Family helped by Children in Need-backed hospice

Matthew Hoyle
Image caption Mr Hoyle said his son enjoys his time at the hospice

For John Hoyle and his wife Nicky, Cumbria's Eden Valley Hospice offers them much-needed support in caring for the "whirlwind" of their son Matthew.

The 13-year-old has lissencephaly, which causes severe epilepsy known as Lennox-Gastaut, as well as severe learning difficulties and severe speech and language development issues.

A few years ago they decided they needed a more support and were recommended to try Eden House, which is the charity's children's hospice.

And it is one of the Cumbrian organisations which has received funding from the BBC's Children in Need in the past.

Funding contributed to staffing at Eden House when the hospice was developing its children's service.

Mr Hoyle said Matthew was very active and lively and said no two days were the same with him.

'Happy medium'

He said: "When he is on top form he is bright as a button."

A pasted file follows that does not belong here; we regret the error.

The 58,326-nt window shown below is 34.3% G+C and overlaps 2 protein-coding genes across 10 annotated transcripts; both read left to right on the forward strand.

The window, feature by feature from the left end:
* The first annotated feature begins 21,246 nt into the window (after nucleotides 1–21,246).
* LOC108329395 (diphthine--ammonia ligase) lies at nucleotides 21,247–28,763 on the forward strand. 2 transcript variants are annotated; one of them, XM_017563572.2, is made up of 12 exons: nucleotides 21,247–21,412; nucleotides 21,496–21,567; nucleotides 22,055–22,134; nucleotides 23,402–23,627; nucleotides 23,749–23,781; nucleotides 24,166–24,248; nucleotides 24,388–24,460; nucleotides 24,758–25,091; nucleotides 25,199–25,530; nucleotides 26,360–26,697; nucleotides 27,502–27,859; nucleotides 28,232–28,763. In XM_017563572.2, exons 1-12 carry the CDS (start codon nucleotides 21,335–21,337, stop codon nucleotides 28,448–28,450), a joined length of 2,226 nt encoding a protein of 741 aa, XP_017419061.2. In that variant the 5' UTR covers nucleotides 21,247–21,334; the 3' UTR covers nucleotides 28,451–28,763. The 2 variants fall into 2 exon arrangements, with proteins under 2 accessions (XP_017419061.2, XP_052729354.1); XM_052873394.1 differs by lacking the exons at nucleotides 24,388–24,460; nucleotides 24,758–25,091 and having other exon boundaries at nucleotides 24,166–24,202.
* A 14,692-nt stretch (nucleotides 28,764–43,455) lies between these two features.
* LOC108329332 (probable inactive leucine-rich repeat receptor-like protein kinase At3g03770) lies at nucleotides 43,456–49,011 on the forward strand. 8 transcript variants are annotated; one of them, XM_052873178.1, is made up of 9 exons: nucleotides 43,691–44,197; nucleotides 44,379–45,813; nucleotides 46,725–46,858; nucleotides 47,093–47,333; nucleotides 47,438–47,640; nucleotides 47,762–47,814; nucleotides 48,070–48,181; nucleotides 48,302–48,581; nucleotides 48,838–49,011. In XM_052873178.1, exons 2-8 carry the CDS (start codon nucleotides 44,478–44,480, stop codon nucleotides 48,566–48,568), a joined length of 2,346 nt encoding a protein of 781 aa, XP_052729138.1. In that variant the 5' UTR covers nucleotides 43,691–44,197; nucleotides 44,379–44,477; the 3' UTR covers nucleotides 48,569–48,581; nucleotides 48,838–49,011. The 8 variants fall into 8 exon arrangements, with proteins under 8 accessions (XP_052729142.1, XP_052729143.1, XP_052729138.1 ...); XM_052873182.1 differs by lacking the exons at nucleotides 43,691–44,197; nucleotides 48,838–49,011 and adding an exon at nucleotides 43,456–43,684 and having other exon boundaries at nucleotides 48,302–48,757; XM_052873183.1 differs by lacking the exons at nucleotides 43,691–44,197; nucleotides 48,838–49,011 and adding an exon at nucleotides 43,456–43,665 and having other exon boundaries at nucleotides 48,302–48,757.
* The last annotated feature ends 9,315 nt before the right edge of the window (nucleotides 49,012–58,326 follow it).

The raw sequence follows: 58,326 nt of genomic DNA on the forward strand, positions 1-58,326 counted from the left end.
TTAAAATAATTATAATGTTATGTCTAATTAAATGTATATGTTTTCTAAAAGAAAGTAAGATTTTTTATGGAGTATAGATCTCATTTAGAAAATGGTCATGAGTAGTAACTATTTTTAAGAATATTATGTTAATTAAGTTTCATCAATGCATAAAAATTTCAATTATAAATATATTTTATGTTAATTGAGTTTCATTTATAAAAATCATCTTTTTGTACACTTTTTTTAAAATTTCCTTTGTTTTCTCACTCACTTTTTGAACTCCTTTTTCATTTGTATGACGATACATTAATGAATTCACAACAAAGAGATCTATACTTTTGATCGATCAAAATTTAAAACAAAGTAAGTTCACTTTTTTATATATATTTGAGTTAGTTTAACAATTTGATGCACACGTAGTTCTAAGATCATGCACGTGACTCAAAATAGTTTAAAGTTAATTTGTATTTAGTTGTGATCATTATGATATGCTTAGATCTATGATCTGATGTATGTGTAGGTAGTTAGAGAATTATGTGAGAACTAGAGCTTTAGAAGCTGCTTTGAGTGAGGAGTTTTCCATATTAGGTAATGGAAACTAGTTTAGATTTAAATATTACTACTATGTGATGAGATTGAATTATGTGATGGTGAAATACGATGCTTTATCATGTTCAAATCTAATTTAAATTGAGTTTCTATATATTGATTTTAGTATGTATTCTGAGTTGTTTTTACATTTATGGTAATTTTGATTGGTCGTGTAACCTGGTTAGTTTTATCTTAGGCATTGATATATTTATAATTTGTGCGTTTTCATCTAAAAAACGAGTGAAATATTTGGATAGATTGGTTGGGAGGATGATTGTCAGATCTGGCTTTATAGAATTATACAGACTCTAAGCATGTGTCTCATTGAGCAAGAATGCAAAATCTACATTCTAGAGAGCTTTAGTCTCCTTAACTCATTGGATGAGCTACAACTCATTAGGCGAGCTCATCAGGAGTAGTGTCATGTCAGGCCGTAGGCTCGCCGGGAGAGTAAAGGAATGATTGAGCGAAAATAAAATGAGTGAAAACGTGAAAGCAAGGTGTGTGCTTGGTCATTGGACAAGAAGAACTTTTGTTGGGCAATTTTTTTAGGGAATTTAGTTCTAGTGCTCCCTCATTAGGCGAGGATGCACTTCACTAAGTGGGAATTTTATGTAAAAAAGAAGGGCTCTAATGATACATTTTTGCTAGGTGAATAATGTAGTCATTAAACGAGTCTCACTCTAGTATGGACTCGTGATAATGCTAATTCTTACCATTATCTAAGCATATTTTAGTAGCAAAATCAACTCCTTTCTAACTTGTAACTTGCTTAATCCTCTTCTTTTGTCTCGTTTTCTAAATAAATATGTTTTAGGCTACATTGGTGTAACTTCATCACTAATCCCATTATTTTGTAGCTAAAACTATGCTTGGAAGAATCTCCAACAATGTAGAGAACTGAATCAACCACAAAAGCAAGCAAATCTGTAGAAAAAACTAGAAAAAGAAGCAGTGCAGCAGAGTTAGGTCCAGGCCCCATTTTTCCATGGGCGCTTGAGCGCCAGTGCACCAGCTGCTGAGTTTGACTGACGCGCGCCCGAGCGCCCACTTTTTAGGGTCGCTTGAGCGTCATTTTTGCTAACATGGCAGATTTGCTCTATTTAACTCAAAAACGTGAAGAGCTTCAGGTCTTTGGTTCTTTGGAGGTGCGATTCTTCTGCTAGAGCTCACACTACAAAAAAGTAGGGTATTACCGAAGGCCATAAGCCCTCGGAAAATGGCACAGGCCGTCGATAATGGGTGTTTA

But he also said his condition put the family under pressure.

He goes to a special school full time and Mr Hoyle said when he came back home it was like a "whirlwind" hitting.

He said: "It is full-on 24/7 and that's where the hospice comes in, albeit not very often, which is great because we don't want to farm him out all the time, but once every six weeks is a happy medium."

The hospice was recommended to them and Mr Hoyle said that when they went to visit they found it homely and friendly.

Mr Hoyle said: "They have seen him on great days and they have seen him on shocking days. So we are completely comfortable with him going there.

"There are always plenty of staff. So it's really good.

"The most important thing for all of us is, one, that Matthew enjoys it and, two, it is seamless and we just go up there, drop him off and when we pick him up and there is not a pile of washing to do, everything is done, it is just seamless.

"It is probably just like him staying at a relative's, if you like."

Eden Valley Hospice chief executive Janet Ferguson said it received up to 30% of its funding from the NHS.

She said: "The rest of it we have to raise ourselves and we look to something like Children in Need.

"It's certainly something we would look to use again."

In Radio Cumbria's area, £77,272 was raised through Children in Need in 2010.

This year's Children in Need event takes place on 18 November.

Click on the link to find out how to be a part of BBC Children In Need 2011

There will be more on Matthew's story on BBC Cumbria on Wednesday.

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